Insisting he never tried to blame anyone else, he said:
“I left evidence all over the place ... I left everything behind to suggest it was me.I actually was seeking them to find out it was me.”
The idea of killing someone had “never crossed my mind at all, never in my life” he added.
Defendant hatched bomb plan as he was 'bored' court hears
The idea to make a device which eventually ended up exploding on a Tube train last September was hatched during a summer of boredom and became a cry for attention, the Old Bailey has heard.
The object was never meant to explode or cause harm, but instead “just burn”, its maker Ahmed Hassan said.
He told a jury he had tested it and taken steps to ensure it did not have deadly consequences.
He told jurors:
“I heard a whoof and a very small heat, fire, for a fraction of a second.
“I was certain that it would not explode. It would just burn.”
On why he made the device he said:
“I think the main reason, I wasn’t thinking as a normal person would do. I was very bored, very stressed, very confused and I watched lots of movies, action movies during that time.”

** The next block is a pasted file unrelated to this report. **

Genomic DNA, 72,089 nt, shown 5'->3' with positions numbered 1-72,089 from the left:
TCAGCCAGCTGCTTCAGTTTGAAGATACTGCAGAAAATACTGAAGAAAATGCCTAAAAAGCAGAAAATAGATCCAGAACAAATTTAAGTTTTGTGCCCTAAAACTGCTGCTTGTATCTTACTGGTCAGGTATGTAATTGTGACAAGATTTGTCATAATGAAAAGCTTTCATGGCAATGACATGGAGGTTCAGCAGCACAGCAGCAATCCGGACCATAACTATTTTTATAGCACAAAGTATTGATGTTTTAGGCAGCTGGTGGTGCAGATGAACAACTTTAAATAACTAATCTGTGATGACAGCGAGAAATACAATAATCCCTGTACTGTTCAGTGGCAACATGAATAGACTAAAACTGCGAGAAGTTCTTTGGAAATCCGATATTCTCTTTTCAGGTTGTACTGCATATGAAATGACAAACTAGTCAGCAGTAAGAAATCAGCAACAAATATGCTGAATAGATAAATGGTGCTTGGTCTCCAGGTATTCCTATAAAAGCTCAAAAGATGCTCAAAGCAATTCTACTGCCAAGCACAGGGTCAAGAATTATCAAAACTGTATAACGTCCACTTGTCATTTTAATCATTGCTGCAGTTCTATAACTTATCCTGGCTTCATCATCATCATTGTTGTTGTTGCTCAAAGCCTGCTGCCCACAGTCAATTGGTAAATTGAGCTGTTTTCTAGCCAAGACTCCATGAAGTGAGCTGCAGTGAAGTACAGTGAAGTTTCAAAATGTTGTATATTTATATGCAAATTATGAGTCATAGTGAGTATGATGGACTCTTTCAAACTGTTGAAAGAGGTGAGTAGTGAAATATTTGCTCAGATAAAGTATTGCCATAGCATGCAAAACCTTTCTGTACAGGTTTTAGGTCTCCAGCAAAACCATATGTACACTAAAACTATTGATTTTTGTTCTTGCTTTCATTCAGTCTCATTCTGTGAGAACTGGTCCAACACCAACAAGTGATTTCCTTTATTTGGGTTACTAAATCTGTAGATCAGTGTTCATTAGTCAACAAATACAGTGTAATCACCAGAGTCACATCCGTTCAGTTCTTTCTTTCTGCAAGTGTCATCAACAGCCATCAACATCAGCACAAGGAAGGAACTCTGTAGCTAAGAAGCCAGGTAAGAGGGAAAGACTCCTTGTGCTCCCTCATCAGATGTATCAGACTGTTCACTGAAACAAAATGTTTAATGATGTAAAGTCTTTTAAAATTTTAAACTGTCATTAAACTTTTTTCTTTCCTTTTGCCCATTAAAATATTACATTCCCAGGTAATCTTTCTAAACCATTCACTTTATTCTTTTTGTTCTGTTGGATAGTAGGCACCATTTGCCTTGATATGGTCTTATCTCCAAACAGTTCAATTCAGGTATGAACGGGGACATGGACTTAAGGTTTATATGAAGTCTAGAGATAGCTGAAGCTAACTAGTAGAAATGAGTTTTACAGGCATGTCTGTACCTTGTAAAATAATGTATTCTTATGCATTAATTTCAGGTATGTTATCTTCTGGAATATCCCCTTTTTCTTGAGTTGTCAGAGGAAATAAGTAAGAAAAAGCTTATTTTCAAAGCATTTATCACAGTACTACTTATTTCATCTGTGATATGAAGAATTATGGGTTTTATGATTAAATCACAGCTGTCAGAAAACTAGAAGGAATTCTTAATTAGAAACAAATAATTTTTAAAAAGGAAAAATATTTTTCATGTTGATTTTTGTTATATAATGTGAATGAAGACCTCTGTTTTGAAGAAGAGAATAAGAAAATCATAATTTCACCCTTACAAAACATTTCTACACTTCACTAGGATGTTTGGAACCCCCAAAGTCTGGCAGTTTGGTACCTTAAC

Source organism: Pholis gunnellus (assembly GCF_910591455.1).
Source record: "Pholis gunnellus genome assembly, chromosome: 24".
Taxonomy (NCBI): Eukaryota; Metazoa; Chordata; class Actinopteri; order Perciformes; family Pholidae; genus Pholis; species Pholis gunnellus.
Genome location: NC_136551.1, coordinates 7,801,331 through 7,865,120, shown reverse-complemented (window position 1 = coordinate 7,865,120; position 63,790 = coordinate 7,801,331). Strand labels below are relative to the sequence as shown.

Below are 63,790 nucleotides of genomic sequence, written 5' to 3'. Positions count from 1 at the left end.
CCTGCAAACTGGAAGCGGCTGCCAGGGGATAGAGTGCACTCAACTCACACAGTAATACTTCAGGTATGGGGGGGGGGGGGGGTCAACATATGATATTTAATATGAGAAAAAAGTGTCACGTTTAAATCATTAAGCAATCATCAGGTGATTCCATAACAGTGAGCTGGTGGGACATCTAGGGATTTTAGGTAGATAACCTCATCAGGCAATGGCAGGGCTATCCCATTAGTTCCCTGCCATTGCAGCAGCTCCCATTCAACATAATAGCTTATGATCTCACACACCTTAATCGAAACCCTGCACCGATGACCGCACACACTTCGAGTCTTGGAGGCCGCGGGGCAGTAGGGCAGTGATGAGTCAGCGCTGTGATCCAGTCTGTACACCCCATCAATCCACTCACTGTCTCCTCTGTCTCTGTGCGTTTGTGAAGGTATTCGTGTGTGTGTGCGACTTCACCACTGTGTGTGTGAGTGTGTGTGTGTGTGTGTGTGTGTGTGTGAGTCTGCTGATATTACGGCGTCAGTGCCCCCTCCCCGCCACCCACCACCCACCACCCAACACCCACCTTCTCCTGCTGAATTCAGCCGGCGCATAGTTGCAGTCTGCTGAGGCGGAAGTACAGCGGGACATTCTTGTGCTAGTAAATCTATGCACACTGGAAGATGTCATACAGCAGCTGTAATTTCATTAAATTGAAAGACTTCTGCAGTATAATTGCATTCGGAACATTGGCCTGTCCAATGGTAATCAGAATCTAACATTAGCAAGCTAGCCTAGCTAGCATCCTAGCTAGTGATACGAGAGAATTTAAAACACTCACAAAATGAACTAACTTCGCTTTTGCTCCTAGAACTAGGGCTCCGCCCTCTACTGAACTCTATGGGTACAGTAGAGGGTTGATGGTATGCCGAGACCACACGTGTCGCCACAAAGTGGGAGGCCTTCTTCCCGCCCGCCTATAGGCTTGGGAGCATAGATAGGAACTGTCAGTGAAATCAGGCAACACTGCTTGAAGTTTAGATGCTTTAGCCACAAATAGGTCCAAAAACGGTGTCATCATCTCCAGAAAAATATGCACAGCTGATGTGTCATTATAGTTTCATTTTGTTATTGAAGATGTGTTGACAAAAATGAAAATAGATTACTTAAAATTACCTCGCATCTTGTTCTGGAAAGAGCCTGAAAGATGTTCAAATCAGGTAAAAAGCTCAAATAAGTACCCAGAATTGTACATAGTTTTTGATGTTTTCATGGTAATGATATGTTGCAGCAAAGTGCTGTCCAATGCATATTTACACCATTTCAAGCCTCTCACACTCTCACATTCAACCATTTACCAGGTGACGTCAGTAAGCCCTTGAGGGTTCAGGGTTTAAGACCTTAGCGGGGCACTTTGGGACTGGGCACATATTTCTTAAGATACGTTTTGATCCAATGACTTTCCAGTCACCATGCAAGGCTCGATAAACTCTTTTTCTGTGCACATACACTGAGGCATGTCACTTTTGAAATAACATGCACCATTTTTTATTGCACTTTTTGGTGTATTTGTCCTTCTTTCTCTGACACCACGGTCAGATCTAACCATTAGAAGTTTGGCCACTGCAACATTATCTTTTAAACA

He added: “It became kind of a fantasy in my head. I was thinking about it. Yes, that was it.
“I was watching documentaries as well, about fugitives and just the idea of being a fugitive got into my head. And I thought about it and that was it.”
Bomb accused tells jury he was a "very clever student"
A diligent student who wanted to leave his native Iraq in search of a better life - this is how Ahmed Hassan described himself to jurors at his trial.
The defendant said he was a good student - “very clever” - but recalled that he missed a year of school. He said: “It (school) could not proceed because of the war.”
The court heard that he was a top pupil for six years in a row in Iraq, and was then named student of the year in 2017 at Brooklands College where he studied when he came to the UK.
Suspect bomber dreamed of being "like David Attenborough"
The court today has heard that Hassan smuggled his way to the UK to educate himself.
He told the Old Bailey:
“I wanted to go to university and my ultimate goal was to become a wildlife photographer like David Attenborough.”
Hassan smuggled himself to Britain on a lorry aged 16
Hassan said he was born in Baghdad. His mother died when he was young and his taxi driver father was killed in an explosion in 2006, he added.
“So far as I’m aware I was told that he died in an explosion while he was working as a taxi driver. He used to go to work and come back evenings and then he did not come back.